As I mentioned in the first post of this series, our first day in Iceland was one of the COLDEST days of my life. Coming from a girl raised in Chicago, I think that says a lot. Between the rain, the 40 mph wind getting soaking wet, and then having to walk for several hours, we were convinced we would end up with pneumonia before the trip was over. But, all in all, it was still a great day, and we were able to experience some of the most beautiful landscapes Iceland has to offer.
There is a reason, after all, that Iceland is one of the most incredible places in the world. If you are considering a trip to this magical country, you should definitely read our post Uncover the Joys of a One Week Family Adventure to Iceland.
After spending hours walking around, marveling at the views, we ended our first night by huddling in a cozy cafe with hot chocolate and wool blankets. We stayed there until late in the evening, talking and soaking up the atmosphere. It was one of those small moments that will stay with us for years. Despite being cold and wet, our first day in Iceland was a success! To learn more about incredible adventure travel experiences, check out the World’s Best Adventure Resorts article.
When we got back to the hotel Friday night and finally defrosted, we were terrified about the prospect of ever stepping outside again, not to mention our snorkel Silfra tour, which has one of the most consistently cold water temperatures in the world. Water freezes at 0 degrees Celsius, and Silfra is always 2-3 degrees celsius. As we anxiously researched what we had gotten ourselves into, we looked for blogs and articles to help us prepare. Most seemed to be written in the summer; the common theme was LAYERS, LAYERS, LAYERS.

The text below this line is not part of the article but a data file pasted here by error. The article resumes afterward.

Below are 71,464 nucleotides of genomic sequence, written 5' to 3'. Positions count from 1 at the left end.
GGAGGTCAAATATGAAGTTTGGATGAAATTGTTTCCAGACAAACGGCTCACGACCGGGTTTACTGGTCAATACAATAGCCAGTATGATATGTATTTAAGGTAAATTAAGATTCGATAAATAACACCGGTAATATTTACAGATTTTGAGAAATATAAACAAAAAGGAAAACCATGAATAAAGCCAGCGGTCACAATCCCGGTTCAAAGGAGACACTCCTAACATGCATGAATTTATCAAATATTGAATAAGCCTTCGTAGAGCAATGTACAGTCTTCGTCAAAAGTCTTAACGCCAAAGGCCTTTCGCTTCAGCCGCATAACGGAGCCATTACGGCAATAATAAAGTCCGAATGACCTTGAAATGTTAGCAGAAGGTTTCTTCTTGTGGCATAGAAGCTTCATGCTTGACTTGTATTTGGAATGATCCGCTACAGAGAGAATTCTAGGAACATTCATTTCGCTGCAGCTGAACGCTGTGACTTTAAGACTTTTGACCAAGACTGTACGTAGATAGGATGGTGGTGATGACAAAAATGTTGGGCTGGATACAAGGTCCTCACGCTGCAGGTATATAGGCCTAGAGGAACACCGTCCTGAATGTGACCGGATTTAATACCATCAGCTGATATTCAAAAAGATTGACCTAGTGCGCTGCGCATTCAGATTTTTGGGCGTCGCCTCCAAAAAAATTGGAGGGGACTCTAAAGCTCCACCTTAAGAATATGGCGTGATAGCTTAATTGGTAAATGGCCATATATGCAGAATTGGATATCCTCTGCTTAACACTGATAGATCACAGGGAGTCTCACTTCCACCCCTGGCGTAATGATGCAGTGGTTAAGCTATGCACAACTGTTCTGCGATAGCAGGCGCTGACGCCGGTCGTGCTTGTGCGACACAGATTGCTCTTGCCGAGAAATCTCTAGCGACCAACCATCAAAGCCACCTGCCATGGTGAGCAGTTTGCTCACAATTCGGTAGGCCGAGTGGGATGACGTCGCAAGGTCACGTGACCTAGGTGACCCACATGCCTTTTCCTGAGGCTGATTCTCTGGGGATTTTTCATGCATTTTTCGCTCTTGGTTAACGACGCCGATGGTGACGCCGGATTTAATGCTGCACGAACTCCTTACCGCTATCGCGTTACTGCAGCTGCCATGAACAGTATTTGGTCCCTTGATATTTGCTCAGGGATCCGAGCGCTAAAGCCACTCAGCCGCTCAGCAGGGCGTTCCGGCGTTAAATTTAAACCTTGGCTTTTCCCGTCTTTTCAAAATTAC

When we woke up, our first task of the day was to choose the clothes we would be spending what most bloggers called the “coldest 4 hours of our lives” in. We started going through our belongings, laying them out one by one. The full list of what we wore and highly suggest you pack can be found below.
Silfra is located in Thingvellir National Park, a UNESCO World Heritage Site on the Golden Circle, where the two tectonic plates which separate Europe and North America are slowly drifting apart. It is a 200-meter-long fissure filled with crystal clear water from the nearby Langjökull glacier and is often described as “the purest place on Earth.” Uniquely situated between two continental plates, Silfra offers an unparalleled opportunity for divers to explore its underground beauty, ranging from magnificent underwater caverns to colorful coral reefs. It is rated as one of the top 10 dive sites in the world for the uniqueness of its location and the incredible visibility of up to 100 meters. The crystal clear glacier water becomes filtered by a volcanic rock over 30-100 years as it flows down from the glacier.